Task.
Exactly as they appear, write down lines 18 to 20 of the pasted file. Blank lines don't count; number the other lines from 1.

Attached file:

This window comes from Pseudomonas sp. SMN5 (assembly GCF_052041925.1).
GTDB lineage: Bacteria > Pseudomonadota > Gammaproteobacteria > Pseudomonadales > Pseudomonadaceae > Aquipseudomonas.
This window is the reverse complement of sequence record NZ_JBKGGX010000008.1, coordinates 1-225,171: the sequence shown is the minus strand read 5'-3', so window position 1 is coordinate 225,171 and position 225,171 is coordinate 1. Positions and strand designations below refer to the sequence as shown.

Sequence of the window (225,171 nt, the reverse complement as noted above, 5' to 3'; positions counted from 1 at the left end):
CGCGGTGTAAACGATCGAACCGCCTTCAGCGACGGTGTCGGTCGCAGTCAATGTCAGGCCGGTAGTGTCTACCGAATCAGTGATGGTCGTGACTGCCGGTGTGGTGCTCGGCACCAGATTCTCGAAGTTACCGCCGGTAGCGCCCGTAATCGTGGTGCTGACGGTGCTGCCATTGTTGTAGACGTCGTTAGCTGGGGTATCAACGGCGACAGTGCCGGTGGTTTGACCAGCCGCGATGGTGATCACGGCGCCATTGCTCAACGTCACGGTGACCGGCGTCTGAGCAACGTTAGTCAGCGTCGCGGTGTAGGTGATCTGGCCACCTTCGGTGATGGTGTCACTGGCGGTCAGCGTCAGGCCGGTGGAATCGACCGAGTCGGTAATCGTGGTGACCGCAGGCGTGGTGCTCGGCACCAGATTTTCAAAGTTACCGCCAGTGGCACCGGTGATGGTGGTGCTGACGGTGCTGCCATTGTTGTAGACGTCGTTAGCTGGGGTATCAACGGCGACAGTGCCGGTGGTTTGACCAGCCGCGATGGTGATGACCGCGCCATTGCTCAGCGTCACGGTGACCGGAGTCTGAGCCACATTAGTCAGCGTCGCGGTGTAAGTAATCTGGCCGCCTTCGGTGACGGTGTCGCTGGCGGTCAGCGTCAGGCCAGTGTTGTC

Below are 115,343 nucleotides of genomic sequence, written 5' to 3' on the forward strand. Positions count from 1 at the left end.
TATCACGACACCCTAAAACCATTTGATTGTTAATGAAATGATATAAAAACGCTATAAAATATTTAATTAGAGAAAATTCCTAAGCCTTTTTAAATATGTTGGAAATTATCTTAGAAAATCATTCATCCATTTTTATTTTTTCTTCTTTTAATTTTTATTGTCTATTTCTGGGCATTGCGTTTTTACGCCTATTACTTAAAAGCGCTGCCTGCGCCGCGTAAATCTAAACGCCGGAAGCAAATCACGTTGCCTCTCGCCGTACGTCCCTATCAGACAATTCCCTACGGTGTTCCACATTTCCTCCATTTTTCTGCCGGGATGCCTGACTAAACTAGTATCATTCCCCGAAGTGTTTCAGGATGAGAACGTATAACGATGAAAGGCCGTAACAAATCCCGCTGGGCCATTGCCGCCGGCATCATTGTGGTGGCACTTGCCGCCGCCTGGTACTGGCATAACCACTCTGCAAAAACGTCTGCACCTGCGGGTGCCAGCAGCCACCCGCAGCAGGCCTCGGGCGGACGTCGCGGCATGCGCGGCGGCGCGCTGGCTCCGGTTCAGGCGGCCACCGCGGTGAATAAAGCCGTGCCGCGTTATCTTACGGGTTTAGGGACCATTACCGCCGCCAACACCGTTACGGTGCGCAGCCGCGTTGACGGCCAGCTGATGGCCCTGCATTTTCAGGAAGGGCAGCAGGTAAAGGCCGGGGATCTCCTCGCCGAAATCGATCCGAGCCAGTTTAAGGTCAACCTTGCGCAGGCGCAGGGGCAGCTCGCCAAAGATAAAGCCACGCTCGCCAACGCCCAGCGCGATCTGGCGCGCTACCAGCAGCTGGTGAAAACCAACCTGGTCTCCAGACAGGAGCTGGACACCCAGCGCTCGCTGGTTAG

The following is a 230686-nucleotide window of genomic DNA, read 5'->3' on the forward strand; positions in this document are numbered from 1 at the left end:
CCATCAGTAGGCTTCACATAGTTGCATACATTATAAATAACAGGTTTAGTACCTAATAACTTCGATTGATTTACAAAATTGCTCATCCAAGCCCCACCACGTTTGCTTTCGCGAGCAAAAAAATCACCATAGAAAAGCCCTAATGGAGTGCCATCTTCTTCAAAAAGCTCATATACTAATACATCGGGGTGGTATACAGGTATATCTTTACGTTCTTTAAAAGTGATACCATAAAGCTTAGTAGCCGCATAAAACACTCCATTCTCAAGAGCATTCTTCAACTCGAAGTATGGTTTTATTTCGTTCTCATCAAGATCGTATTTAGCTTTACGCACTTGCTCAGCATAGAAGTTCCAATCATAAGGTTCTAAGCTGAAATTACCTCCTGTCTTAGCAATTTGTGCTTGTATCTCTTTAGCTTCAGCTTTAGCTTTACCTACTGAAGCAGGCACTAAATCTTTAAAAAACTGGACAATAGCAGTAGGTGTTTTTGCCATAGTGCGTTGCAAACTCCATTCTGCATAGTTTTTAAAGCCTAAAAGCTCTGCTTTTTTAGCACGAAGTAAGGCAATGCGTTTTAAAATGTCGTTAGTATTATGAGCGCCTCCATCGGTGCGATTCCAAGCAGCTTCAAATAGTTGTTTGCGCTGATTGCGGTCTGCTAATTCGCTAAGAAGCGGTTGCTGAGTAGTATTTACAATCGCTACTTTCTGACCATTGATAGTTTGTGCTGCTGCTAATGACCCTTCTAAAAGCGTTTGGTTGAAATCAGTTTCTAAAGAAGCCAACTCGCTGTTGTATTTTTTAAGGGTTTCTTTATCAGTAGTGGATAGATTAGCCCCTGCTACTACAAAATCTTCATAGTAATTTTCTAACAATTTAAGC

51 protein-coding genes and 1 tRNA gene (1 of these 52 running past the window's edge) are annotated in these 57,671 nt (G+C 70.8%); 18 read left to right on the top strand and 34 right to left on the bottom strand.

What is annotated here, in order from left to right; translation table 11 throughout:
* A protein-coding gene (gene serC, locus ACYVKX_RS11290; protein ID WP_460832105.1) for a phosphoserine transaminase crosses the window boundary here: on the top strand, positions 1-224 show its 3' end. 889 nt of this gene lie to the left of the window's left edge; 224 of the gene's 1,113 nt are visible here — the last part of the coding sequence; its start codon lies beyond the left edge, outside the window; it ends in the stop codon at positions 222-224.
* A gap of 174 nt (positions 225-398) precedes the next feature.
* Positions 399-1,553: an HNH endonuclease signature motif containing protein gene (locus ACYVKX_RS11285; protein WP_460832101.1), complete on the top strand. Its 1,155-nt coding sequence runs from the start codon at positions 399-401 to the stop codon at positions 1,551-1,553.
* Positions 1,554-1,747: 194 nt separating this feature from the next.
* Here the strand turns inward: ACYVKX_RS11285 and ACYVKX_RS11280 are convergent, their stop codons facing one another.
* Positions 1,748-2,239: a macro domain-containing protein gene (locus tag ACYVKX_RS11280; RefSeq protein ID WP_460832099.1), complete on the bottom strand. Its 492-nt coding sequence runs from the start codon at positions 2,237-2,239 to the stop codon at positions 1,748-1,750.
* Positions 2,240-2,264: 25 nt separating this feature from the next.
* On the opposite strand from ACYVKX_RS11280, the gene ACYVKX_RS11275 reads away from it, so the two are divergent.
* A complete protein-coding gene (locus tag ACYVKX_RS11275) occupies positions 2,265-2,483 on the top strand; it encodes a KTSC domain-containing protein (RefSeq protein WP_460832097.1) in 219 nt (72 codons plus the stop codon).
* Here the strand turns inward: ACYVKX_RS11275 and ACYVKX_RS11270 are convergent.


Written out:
* Positions 2,240-2,264: 25 nt separating this feature from the next.
* On the opposite strand from ACYVKX_RS11280, the gene ACYVKX_RS11275 reads away from it, so the two are divergent.
* A complete protein-coding gene (locus tag ACYVKX_RS11275) occupies positions 2,265-2,483 on the top strand; it encodes a KTSC domain-containing protein (RefSeq protein WP_460832097.1) in 219 nt (72 codons plus the stop codon).